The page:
Britain′s Blair Loses French Support in Bid for EU Presidency | Europe| News and current affairs from around the continent | DW | 07.05.2008
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Britain's Blair Loses French Support in Bid for EU Presidency

French President Nicolas Sarkozy has withdrawn his backing for former British Prime Minister Tony Blair to become the first president of the European Union under the reform treaty, according to a media report.

Tony Blair

Blair's presidential hopes could be in trouble

The French president was understood to have changed his mind over his support for Blair after meeting German Chancellor Angela Merkel, the BBC quoted "senior sources" as saying.

Sarkozy now believes Blair's involvement in the Iraq war had damaged his standing among EU fellow members -- a view long held my other countries, including Germany.

According to the BBC, sources close to the president have indicated that Sarkozy felt Blair was not right for the role because Britain has failed to adopt the euro and the Schengen zone of passport-free travel.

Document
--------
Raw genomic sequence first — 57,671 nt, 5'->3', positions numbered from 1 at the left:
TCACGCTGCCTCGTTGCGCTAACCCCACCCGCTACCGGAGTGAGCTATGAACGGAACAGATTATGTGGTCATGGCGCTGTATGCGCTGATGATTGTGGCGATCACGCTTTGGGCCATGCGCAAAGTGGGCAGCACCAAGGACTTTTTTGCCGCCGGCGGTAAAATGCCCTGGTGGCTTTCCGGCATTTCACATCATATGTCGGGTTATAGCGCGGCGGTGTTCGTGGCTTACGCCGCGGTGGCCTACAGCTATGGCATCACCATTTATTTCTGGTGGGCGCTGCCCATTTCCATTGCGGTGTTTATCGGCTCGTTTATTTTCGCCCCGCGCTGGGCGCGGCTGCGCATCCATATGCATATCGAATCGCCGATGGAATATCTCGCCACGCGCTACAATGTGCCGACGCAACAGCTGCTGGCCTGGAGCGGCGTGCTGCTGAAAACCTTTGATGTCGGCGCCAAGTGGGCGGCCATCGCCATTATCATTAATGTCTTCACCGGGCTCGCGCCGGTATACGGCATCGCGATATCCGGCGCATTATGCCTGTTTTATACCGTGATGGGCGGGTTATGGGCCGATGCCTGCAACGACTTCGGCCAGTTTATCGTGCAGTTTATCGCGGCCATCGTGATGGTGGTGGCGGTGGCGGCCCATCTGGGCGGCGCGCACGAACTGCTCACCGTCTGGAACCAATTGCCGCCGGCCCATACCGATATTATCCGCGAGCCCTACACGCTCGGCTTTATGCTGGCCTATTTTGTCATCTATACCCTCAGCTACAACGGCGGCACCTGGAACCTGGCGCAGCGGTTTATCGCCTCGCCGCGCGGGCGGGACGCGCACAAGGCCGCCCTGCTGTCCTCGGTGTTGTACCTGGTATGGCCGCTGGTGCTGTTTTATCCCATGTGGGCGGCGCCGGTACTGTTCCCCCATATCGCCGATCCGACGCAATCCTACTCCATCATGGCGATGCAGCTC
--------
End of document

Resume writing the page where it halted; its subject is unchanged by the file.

France key to presidential selection

The selection of the EU's first permanent president has the political establishment buzzing with speculation. The new post was created by the Lisbon Treaty, which assuming it is ratified by all 27 EU member states, will take effect on Jan. 1, 2009.

The new permanent EU president is envisioned as a high-profile post which will be the face of Europe abroad. The president would prepare and chair the bloc's summits of national leaders and preside over the European Council of member governments.

The presidency job is currently rotated every six months between the bloc's heads of state. France will take over the EU presidency in July for the rest of 2008 and it will be influential in negotiations on the new power-sharing arrangements at the bloc's institutions in Brussels.

Blair down, but not out

While European Socialists are in particular opposed to Blair becoming EU president, he has not been totally excluded either, a source close to the French presidency told the news agency AFP earlier this week.

"The English shouldn't be ostracized. It would be a big mistake to think that just because Great Britain is euroskeptic they shouldn't get any posts," the French source told AFP.

Besides Blair, a handful of other European heavyweights are seen as frontrunners. Luxembourg's Prime Minister Jean-Claude Junker is often tipped as the next president along with former Austrian premier Wolfgang Schuessel and Danish Prime Minister Ander Fogh Rasmussen.

Insiders say that European Commission President Jose Manuel Barroso stood a good chance of securing a second five-year term as head of the EU's executive arm.

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